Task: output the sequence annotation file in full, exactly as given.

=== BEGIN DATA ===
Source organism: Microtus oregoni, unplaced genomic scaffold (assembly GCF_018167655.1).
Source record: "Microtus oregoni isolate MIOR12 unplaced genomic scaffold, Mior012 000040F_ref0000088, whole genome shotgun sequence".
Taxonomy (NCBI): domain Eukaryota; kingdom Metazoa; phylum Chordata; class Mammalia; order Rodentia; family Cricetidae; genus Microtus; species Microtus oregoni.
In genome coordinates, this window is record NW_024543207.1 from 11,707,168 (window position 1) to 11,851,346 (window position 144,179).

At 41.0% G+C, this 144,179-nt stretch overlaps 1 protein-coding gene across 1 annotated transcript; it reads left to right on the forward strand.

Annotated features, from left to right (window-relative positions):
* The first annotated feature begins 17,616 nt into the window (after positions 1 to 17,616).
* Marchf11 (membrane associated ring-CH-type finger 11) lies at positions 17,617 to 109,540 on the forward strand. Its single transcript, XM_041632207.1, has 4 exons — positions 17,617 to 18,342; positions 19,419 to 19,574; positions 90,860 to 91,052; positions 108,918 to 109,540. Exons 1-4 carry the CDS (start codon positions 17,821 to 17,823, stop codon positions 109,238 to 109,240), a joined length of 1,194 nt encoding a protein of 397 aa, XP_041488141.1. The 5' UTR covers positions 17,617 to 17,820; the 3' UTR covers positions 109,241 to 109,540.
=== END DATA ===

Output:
Source organism: Microtus oregoni, unplaced genomic scaffold (assembly GCF_018167655.1).
Source record: "Microtus oregoni isolate MIOR12 unplaced genomic scaffold, Mior012 000040F_ref0000088, whole genome shotgun sequence".
Taxonomy (NCBI): domain Eukaryota; kingdom Metazoa; phylum Chordata; class Mammalia; order Rodentia; family Cricetidae; genus Microtus; species Microtus oregoni.
In genome coordinates, this window is record NW_024543207.1 from 11,707,168 (window position 1) to 11,851,346 (window position 144,179).

At 41.0% G+C, this 144,179-nt stretch overlaps 1 protein-coding gene across 1 annotated transcript; it reads left to right on the forward strand.

Annotated features, from left to right (window-relative positions):
* The first annotated feature begins 17,616 nt into the window (after positions 1 to 17,616).
* Marchf11 (membrane associated ring-CH-type finger 11) lies at positions 17,617 to 109,540 on the forward strand. Its single transcript, XM_041632207.1, has 4 exons — positions 17,617 to 18,342; positions 19,419 to 19,574; positions 90,860 to 91,052; positions 108,918 to 109,540. Exons 1-4 carry the CDS (start codon positions 17,821 to 17,823, stop codon positions 109,238 to 109,240), a joined length of 1,194 nt encoding a protein of 397 aa, XP_041488141.1. The 5' UTR covers positions 17,617 to 17,820; the 3' UTR covers positions 109,241 to 109,540.